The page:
Monday, April 2, 2007

House Call

De Flat; erotic drama/ thriller, Netherlands, 1994; D: Ben Verbong, S: Renée Soutendijk, Victor Löw, Hans Hoes, Jaimy Siebel, Mirjam de Rooij

Dr. Roos Hartman is a single mother of a young boy, Davy, living in an apartment near the sea after she broke up with her husband. One night she gets a call from a person who just moans. Thinking it's a pervert, she hangs up. But the next morning her new neighbor Eric asks for her help to investigate the apartment of Mrs Veenstra since she is not responding. They break into her flat an find her murdered. Even worse, she was the one trying to call Roos for help the other night. Eric and Roos start a erotic relationship, but she finds out there are indications he might be the murderer. When her patient, Lidy, gets murdered in her apartment, Roos gets convinced Eric is the one. But he has an alibi. Soon, he breaks into her apartment, but she is able to kill him in self defence.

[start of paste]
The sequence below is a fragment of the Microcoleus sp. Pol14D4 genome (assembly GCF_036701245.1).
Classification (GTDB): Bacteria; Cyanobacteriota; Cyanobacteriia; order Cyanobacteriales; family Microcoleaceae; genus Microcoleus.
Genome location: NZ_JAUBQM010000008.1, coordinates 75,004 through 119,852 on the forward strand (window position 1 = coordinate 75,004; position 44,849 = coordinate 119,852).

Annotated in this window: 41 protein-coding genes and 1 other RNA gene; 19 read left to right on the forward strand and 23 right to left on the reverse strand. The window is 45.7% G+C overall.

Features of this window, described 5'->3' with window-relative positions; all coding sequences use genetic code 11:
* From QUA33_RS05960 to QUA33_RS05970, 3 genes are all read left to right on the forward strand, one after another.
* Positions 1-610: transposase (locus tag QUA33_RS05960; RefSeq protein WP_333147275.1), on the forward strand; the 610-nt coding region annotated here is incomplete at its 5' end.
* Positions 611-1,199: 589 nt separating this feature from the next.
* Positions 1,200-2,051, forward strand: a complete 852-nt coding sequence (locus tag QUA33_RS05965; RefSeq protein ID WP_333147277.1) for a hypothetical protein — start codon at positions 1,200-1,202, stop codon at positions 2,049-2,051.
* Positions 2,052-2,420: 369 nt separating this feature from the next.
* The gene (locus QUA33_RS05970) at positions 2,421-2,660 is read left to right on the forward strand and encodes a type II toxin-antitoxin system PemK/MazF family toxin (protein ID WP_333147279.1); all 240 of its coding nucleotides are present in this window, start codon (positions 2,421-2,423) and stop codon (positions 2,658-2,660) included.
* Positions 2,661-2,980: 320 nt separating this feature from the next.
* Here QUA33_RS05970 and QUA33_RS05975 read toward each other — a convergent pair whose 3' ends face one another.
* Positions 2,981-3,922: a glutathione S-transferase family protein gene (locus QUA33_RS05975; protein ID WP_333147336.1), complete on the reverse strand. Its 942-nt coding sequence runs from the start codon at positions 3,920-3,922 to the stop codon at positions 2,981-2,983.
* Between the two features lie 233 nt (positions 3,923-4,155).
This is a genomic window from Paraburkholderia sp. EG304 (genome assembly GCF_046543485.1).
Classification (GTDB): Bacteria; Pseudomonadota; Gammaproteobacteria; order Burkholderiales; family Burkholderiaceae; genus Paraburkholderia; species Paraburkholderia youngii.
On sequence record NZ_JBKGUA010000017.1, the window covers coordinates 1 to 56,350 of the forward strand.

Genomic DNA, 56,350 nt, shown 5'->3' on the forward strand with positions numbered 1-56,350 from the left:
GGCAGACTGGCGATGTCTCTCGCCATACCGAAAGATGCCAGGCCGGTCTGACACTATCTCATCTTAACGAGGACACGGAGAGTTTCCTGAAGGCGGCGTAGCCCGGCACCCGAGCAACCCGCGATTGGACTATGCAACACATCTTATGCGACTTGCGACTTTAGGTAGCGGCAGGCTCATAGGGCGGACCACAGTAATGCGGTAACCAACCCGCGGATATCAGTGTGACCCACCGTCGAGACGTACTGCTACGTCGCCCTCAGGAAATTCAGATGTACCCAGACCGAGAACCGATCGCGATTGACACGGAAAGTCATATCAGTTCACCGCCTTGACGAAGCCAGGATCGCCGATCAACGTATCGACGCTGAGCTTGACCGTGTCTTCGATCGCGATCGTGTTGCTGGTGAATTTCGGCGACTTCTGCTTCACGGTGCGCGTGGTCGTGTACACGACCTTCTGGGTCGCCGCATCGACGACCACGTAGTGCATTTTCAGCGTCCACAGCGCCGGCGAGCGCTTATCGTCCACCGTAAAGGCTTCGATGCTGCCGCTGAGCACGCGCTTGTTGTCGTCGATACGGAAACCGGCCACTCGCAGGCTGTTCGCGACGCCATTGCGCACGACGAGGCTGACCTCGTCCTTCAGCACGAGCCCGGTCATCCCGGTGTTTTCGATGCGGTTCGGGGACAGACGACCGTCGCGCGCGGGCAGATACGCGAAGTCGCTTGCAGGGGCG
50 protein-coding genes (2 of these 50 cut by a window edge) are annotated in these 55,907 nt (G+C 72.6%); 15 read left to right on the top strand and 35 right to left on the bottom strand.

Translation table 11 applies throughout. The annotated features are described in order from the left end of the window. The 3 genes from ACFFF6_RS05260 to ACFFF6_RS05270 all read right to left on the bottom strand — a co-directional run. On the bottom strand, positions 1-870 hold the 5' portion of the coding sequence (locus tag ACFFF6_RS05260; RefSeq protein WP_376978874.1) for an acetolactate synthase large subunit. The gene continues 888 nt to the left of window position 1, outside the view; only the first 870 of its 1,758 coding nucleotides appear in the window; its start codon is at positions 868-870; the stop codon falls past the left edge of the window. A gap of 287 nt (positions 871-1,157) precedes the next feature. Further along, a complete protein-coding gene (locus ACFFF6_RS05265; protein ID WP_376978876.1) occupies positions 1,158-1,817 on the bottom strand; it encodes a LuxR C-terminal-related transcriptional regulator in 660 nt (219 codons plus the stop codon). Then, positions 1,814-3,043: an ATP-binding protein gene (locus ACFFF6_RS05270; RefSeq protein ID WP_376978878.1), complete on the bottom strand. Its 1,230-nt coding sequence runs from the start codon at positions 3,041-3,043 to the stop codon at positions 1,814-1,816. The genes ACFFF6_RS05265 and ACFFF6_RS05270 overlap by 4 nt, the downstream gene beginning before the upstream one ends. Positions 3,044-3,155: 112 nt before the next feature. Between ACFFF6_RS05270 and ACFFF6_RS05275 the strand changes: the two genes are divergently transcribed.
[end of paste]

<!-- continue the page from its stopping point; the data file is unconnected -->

"House Call" is a very good film as an (erotic) drama, but a very lousy one as a thriller. The director Ben Verbong had a limited budget, a rather cheap script that imitated "Sliver" and didn't put too much effort into his job, but he still managed to pull the best out of it because of his talent for a mysterious mood and attention for little details. The movie starts cleverly, instantly pulling the viewer into it's story: Roos Hartman, a single mother and a respectable doctor, played well by Renee Soutendijk, gets a phone call in the middle of the night. Since the only thing she can hear are moaning sounds, she concludes it must be a pervert and hangs up. But later on she finds out the caller was actually her neighbor, who was murdered and way trying to call for her help. Also, the film is very liberal about it's heroes desires and lust. In one scene, Roos can be seen in her bathtub, masturbating. The only annoying thing that destroys this scene is when her little kid enters the bathroom and asks her what's wrong. Clearly such trivial and silly elements could have been avoided. The drama elements and the mentality of these characters were good, but once the unconvincing thriller subplot starts, the thing falls apart. The final showdown is simply a standard, cliche ending for a thriller, and some things are left unbalanced. Still, the underrated "House Call" deserves a better reputation than it actually got.

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